Wednesday, November 8, 2017

iPhone X Display

Rene Ritchie:

iPhone X is the first iPhone with an OLED display. OLED — organic light emitting diode — has several advantages over the LCD technology Apple used in every previous iPhone. For example, the pixels emit their own light so there’s no need for a separate backlight the way there is on LCD. That allows for thinner displays and, because only the pixels that need to be lit are lit, deep, inky blacks.


To make the diamond arrangement look as good as possible, Apple is applying its own subpixel anti-aliasing. It’s effective enough that, after leaving the iPhone X hands-on area after Apple’s September event, almost no one seems to have noticed the difference in pixel layout. Even now, staring at it, it looks great. Maybe under a macro you could see the difference but to my naked eye, Apple nailed the pixels.

Apple is also individually calibrating every iPhone X before it leaves the factory. That’s not something most vendors do.

Aurélien C.:

It’s an awesome display. After reading your review I took this picture of the diamond PenTile pixel arrangement.

Marc Edwards:

A closer look at the iPhone X display’s OLED diamond subpixel pattern.

Matthew Panzarino:

I hate to say it, but it makes the iPhone 8 Plus LCD look kind of like butt. I love it, even though it is flawed in one noticeable way.

The one area where this display falls prey to standard OLED gripes is in off-axis viewing. Apple tells me that it has done work to counter the drop in saturation and shift to blue that affects OLED screens traditionally. I can tell you that, compared to other OLED screens, you have to get further “off of center” to see a real shift in color, holding the phone 30 degrees or more off of dead on. But it is still there. For people who share their phone’s screen or use it at odd angles a lot, it will be noticeable. On some phones, OLEDs go super blue. On the iPhone X it’s more of a slight blue shift with a reduction in saturation and dynamic range. It’s not terrible, but it definitely exists.

Apple (via Steve Troughton-Smith, Hacker News):

If you look at an OLED display off-angle, you might notice slight shifts in color and hue. This is a characteristic of OLED and is normal behavior. With extended long-term use, OLED displays can also show slight visual changes. This is also expected behavior and can include “image persistence” or “burn-in,” where the display shows a faint remnant of an image even after a new image appears on the screen. This can occur in more extreme cases such as when the same high contrast image is continuously displayed for prolonged periods of time. We’ve engineered the Super Retina display to be the best in the industry in reducing the effects of OLED “burn-in.”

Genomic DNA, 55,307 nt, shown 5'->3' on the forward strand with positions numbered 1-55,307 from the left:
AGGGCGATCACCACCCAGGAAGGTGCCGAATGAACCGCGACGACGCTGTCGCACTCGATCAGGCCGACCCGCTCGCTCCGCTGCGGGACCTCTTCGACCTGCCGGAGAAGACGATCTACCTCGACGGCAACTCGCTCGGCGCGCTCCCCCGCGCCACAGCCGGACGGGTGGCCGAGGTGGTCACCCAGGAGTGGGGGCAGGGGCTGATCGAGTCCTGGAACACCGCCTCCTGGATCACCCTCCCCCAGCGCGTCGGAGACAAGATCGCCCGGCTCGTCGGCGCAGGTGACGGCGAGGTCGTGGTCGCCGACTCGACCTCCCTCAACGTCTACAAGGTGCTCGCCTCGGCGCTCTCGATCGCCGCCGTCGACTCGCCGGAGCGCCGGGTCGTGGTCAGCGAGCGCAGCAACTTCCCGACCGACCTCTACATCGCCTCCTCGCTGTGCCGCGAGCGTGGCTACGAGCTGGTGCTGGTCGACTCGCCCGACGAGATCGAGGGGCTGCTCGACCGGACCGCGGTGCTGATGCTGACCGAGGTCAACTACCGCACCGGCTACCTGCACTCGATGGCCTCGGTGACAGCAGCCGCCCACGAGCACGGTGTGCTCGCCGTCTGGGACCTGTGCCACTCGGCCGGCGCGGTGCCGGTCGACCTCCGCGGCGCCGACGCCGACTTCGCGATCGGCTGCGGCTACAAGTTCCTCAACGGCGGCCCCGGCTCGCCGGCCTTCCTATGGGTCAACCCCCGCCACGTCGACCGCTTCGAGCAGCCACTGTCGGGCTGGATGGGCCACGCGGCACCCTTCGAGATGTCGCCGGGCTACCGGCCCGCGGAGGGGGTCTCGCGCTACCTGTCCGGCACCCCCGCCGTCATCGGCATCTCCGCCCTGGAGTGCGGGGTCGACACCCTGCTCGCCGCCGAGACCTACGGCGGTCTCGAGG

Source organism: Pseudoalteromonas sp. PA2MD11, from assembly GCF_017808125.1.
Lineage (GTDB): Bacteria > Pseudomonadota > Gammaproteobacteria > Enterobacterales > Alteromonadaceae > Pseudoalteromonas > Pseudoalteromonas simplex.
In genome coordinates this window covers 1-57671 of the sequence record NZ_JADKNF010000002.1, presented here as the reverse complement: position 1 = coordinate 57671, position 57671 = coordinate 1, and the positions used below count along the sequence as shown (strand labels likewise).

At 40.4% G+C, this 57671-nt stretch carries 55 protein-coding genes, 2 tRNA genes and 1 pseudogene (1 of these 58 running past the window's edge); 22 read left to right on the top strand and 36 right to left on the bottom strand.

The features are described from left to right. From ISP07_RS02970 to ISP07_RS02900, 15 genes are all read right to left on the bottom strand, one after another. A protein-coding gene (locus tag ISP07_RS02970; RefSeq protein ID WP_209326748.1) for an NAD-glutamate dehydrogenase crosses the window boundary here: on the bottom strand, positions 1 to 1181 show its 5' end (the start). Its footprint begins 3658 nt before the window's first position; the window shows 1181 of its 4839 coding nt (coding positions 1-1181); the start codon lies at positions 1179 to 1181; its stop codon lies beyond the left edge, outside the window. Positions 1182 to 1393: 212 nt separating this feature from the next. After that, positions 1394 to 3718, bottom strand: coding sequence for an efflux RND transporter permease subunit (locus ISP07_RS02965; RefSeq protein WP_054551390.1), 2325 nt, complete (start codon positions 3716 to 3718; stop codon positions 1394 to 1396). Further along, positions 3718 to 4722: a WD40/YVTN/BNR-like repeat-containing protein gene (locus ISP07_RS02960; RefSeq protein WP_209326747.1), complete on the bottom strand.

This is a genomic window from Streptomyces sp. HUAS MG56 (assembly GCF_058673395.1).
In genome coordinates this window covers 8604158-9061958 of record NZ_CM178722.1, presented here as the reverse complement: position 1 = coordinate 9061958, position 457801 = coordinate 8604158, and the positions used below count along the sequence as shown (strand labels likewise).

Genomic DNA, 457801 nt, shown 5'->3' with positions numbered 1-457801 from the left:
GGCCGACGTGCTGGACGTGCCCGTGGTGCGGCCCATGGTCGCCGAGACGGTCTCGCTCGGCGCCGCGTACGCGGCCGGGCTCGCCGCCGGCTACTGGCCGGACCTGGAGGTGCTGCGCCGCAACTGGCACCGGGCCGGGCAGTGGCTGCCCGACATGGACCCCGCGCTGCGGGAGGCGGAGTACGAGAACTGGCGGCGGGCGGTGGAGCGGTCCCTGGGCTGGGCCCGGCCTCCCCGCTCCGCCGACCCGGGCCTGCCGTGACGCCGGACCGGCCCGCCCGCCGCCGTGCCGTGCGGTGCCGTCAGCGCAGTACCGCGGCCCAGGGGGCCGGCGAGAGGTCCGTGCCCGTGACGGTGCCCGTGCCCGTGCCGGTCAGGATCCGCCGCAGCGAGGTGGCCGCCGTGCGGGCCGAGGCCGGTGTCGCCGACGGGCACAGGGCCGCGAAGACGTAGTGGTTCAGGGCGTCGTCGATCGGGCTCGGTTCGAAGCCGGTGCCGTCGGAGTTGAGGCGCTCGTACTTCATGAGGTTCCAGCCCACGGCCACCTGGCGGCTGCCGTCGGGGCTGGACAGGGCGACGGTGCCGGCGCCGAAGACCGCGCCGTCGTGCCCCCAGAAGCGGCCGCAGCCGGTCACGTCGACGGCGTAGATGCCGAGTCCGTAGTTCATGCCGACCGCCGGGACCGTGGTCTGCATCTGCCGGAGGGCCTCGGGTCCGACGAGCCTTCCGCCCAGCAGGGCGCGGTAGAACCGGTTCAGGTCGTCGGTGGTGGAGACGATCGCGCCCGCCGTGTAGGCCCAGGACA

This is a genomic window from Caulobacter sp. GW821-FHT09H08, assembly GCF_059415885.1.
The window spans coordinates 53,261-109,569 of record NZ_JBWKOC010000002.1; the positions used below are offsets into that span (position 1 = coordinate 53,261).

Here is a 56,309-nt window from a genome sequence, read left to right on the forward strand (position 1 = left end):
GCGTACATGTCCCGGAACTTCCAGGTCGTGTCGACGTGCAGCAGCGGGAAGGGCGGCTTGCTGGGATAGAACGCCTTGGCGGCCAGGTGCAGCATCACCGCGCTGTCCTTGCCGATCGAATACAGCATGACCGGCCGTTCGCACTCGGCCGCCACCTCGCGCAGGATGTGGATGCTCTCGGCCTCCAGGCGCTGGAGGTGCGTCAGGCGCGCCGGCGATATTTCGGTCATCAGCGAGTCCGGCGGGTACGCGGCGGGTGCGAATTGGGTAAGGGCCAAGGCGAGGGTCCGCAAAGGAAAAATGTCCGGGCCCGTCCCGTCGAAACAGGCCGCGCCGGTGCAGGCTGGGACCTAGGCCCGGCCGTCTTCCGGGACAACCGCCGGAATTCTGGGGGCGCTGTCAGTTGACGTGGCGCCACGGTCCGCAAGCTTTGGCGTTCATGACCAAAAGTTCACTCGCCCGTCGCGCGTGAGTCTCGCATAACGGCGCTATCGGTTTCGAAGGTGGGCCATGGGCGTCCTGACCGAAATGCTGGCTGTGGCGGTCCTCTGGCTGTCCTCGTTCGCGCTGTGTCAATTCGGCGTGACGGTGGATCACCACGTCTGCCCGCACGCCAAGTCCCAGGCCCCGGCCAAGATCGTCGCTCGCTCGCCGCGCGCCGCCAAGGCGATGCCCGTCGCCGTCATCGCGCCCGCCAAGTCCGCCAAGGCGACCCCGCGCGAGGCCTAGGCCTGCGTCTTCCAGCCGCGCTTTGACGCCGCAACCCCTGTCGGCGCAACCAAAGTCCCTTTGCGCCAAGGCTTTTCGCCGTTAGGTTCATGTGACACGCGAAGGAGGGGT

Colin Cornaby:

Still getting comfortable with the iPhone X, but the Pentile artifacts are present. Especially on text.

Pentile is usually bad with hairline text and lines which helllllooooo iOS UI

Mitchel Broussard:

As it does for each iPhone launch, DisplayMate has released a display shoot-out for the iPhone X, praising Apple’s technology in areas like the higher resolution OLED screen, automatic color management, viewing angle performance, and more. According to DisplayMate, the iPhone X has the "most innovative and high performance" smartphone display it has ever tested.

John Gruber:

I’m seeing very different color temperatures with True Tone on X vs. 8 (iPhone 7 on right for reference)[…]

Dan Counsell:

The dead pixels are visible throughout the video on all close-ups of the iPhone; this means it’s probably a hardware issue and not something that can be fixed via a software update.

Ryan Jones:

This phone is absolutely unreal. It also seers my eyeballs this early in the morning. It can’t get as dim.

Manton Reece:

I’m going to miss the iPhone SE size. But the X screen is incredible. So crisp and close to the surface it looks fake.

Matt Birchler:

As someone who uses the Plus phones more for vertical real estate than horizontal, the X looks to give me exactly what I want.

Update (2017-11-09): John Gruber:

Here’s a Reddit thread [suggesting the] iPhone X display is not responsive once temperature gets to around freezing.

Dave Mark:

We asked Apple about this situation and they sent us this response:

“We are aware of instances where the iPhone X screen will become temporarily unresponsive to touch after a rapid change to a cold environment. After several seconds the screen will become fully responsive again. This will be addressed in an upcoming software update.”

Update (2017-11-13): Steve Troughton-Smith:

So what does PenTile mean in practice on iPhone X? Only green is ‘true 3X’ You need exceedingly tiny text to notice the effect, just about the limits of decent human vision.

See also: Simon Helyar.

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